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Muslims, Jews and COVID-19

COVID-19 appears to be hitting Muslims and Jews harder than the wider community. My presentation looking at the data and possible explanations.


Delivered 12 April 2020. Posted 20 April 2020. Updated 1 May 2020 for IFS research. Updated 7 May 2020 and 28 June 2020 for ONS research.

As I wrote in my article "Fighting COVID-19 while protecting individual freedom", the virus SARS-CoV-2 and the disease which it causes, COVID-19, are the greatest challenge that Britain has faced in my lifetime.

My wife and I have taken the personal risk very seriously, and went into precautionary self-isolation on 12 March, well before the Government advised it.

On 12 April 2020, The Muslim Jewish Forum of Greater Manchester held an online event using Zoom, "Muslim Jewish Forum Dialogue: Muslim, Jews and COVID-19" which is reported on the Forum's website.

During the event, I gave a 19-minute presentation It can also be watched below. I have also provided links to some of the supporting material I mentioned in my talk.


I give some background about the Forum before going on to cover how COVID-19 is particularly impacting Muslims and Jews.

My PowerPoint slides are available for download.

If you would like to know more about The Muslim Jewish Forum of Greater Manchester, I suggest visiting my page "The Muslim Jewish Forum of Greater Manchester's presentation at the University of Salford."

Additional material

COVID-19 and age

During my presentation, I mention the age distribution of serious COVID-19 cases, which is also graphed on page 6 of the ICNARC report mentioned below. I had prepared a slide, which was excluded from the final presentation for time reasons.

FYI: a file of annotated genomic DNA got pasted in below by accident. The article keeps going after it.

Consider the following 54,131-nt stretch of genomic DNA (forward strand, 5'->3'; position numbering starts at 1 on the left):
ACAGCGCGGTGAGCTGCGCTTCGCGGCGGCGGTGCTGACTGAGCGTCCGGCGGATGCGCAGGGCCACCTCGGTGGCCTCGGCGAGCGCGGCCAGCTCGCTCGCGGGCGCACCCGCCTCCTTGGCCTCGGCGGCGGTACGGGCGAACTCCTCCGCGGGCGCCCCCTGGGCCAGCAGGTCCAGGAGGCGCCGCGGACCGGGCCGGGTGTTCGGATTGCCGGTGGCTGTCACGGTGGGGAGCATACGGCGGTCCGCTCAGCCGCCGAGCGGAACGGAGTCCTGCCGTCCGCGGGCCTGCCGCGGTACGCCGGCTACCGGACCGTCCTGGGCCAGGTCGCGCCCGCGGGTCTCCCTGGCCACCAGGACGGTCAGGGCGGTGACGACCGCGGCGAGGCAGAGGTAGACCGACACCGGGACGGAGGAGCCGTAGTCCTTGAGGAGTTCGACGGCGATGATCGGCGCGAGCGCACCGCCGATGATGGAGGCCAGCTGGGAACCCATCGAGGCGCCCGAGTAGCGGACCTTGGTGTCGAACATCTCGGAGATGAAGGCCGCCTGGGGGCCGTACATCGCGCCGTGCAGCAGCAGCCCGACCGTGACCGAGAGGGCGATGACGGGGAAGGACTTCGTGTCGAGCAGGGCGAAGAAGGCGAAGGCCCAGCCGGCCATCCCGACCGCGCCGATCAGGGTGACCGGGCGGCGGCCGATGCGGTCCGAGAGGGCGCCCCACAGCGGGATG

That data is reproduced below, showing percentages of cases.


Females %

Males %

Females %

Males %




Viral pneumonia

Viral pneumonia









































There are some striking implications. These are all intensive care patients who are seriously ill, not mild cases.


My presentation relies on data contained in a recent report from ICNARC. This is the Intensive Care National Audit and Research Centre. It has published at least two reports of detailed and up-to-date data on COVID-19 patients receiving intensive care, including comparisons with historic viral pneumonia data.

Download the full ICNARC report.

Research on whether multi-generational households are a risk factor

I think it is very likely that that multi-generational households in Muslim and Haredi communities are a risk factor because older people are more likely to get infected with the virus SARS-CoV-2 if they have young people living with them who may be little affected by the virus.

In my presentation I mentioned two scientific papers, neither of which has yet had peer review.

The first was Bayer, C and M Kuhn (2020), “Intergenerational ties and case fatality rates: A cross country analysis”, CEPR Discussion Paper no. 14519. This looks at case fatality rates and the relative occurrence of intergenerational households in different European countries, finding a correlation.

Such research faces many challenges, since different testing regimes can produce very different case fatality rates.